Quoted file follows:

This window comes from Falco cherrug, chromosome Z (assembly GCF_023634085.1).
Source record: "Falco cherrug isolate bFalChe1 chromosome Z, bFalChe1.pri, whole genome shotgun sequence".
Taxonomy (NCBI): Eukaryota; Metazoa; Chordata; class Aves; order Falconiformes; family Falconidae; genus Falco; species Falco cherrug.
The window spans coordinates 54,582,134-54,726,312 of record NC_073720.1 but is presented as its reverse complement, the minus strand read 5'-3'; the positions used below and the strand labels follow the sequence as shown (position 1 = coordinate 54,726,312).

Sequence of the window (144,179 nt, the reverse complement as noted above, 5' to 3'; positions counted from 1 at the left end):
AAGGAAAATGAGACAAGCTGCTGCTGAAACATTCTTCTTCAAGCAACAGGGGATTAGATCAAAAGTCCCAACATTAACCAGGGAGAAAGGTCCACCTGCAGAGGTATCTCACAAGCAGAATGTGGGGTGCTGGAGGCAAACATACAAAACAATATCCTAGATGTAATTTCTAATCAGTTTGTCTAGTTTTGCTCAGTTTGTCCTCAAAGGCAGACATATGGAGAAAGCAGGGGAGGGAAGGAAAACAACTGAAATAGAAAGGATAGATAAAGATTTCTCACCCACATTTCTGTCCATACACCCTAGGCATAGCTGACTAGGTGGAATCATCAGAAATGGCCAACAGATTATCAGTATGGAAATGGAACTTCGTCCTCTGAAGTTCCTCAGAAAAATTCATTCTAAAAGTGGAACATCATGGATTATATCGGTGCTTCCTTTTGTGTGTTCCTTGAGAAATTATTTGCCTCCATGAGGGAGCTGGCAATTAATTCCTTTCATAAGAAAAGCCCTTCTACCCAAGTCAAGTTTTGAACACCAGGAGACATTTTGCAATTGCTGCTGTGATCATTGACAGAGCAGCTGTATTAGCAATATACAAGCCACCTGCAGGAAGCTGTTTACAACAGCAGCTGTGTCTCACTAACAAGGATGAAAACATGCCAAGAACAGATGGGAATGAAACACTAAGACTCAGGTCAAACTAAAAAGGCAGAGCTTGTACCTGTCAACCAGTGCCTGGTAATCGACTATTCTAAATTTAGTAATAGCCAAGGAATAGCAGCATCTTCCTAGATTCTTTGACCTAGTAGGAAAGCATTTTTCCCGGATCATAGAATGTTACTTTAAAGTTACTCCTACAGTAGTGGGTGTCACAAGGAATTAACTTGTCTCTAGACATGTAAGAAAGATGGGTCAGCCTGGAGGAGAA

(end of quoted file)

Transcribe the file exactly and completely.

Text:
This window comes from Falco cherrug, chromosome Z (assembly GCF_023634085.1).
Source record: "Falco cherrug isolate bFalChe1 chromosome Z, bFalChe1.pri, whole genome shotgun sequence".
Taxonomy (NCBI): Eukaryota; Metazoa; Chordata; class Aves; order Falconiformes; family Falconidae; genus Falco; species Falco cherrug.
The window spans coordinates 54,582,134-54,726,312 of record NC_073720.1 but is presented as its reverse complement, the minus strand read 5'-3'; the positions used below and the strand labels follow the sequence as shown (position 1 = coordinate 54,726,312).

Sequence of the window (144,179 nt, the reverse complement as noted above, 5' to 3'; positions counted from 1 at the left end):
AAGGAAAATGAGACAAGCTGCTGCTGAAACATTCTTCTTCAAGCAACAGGGGATTAGATCAAAAGTCCCAACATTAACCAGGGAGAAAGGTCCACCTGCAGAGGTATCTCACAAGCAGAATGTGGGGTGCTGGAGGCAAACATACAAAACAATATCCTAGATGTAATTTCTAATCAGTTTGTCTAGTTTTGCTCAGTTTGTCCTCAAAGGCAGACATATGGAGAAAGCAGGGGAGGGAAGGAAAACAACTGAAATAGAAAGGATAGATAAAGATTTCTCACCCACATTTCTGTCCATACACCCTAGGCATAGCTGACTAGGTGGAATCATCAGAAATGGCCAACAGATTATCAGTATGGAAATGGAACTTCGTCCTCTGAAGTTCCTCAGAAAAATTCATTCTAAAAGTGGAACATCATGGATTATATCGGTGCTTCCTTTTGTGTGTTCCTTGAGAAATTATTTGCCTCCATGAGGGAGCTGGCAATTAATTCCTTTCATAAGAAAAGCCCTTCTACCCAAGTCAAGTTTTGAACACCAGGAGACATTTTGCAATTGCTGCTGTGATCATTGACAGAGCAGCTGTATTAGCAATATACAAGCCACCTGCAGGAAGCTGTTTACAACAGCAGCTGTGTCTCACTAACAAGGATGAAAACATGCCAAGAACAGATGGGAATGAAACACTAAGACTCAGGTCAAACTAAAAAGGCAGAGCTTGTACCTGTCAACCAGTGCCTGGTAATCGACTATTCTAAATTTAGTAATAGCCAAGGAATAGCAGCATCTTCCTAGATTCTTTGACCTAGTAGGAAAGCATTTTTCCCGGATCATAGAATGTTACTTTAAAGTTACTCCTACAGTAGTGGGTGTCACAAGGAATTAACTTGTCTCTAGACATGTAAGAAAGATGGGTCAGCCTGGAGGAGAA